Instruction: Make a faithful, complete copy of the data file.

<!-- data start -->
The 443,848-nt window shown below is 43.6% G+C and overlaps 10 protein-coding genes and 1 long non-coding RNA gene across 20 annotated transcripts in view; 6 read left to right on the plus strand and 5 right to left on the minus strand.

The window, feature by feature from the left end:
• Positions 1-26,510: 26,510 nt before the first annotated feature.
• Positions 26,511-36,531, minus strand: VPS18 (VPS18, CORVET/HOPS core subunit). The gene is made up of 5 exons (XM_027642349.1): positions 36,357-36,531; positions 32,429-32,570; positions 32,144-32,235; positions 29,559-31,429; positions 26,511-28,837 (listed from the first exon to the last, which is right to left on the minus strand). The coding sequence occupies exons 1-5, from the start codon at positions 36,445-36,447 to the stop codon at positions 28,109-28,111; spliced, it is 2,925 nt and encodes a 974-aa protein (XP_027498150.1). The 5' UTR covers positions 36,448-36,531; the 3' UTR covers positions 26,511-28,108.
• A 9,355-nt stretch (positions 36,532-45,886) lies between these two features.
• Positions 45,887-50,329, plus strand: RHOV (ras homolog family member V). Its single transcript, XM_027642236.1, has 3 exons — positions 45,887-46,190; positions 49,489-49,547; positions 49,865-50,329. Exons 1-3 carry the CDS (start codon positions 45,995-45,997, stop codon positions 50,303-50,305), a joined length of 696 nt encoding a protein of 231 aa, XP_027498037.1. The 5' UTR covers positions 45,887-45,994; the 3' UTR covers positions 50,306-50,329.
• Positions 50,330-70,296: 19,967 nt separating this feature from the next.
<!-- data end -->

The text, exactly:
The 443,848-nt window shown below is 43.6% G+C and overlaps 10 protein-coding genes and 1 long non-coding RNA gene across 20 annotated transcripts in view; 6 read left to right on the plus strand and 5 right to left on the minus strand.

The window, feature by feature from the left end:
• Positions 1-26,510: 26,510 nt before the first annotated feature.
• Positions 26,511-36,531, minus strand: VPS18 (VPS18, CORVET/HOPS core subunit). The gene is made up of 5 exons (XM_027642349.1): positions 36,357-36,531; positions 32,429-32,570; positions 32,144-32,235; positions 29,559-31,429; positions 26,511-28,837 (listed from the first exon to the last, which is right to left on the minus strand). The coding sequence occupies exons 1-5, from the start codon at positions 36,445-36,447 to the stop codon at positions 28,109-28,111; spliced, it is 2,925 nt and encodes a 974-aa protein (XP_027498150.1). The 5' UTR covers positions 36,448-36,531; the 3' UTR covers positions 26,511-28,108.
• A 9,355-nt stretch (positions 36,532-45,886) lies between these two features.
• Positions 45,887-50,329, plus strand: RHOV (ras homolog family member V). Its single transcript, XM_027642236.1, has 3 exons — positions 45,887-46,190; positions 49,489-49,547; positions 49,865-50,329. Exons 1-3 carry the CDS (start codon positions 45,995-45,997, stop codon positions 50,303-50,305), a joined length of 696 nt encoding a protein of 231 aa, XP_027498037.1. The 5' UTR covers positions 45,887-45,994; the 3' UTR covers positions 50,306-50,329.
• Positions 50,330-70,296: 19,967 nt separating this feature from the next.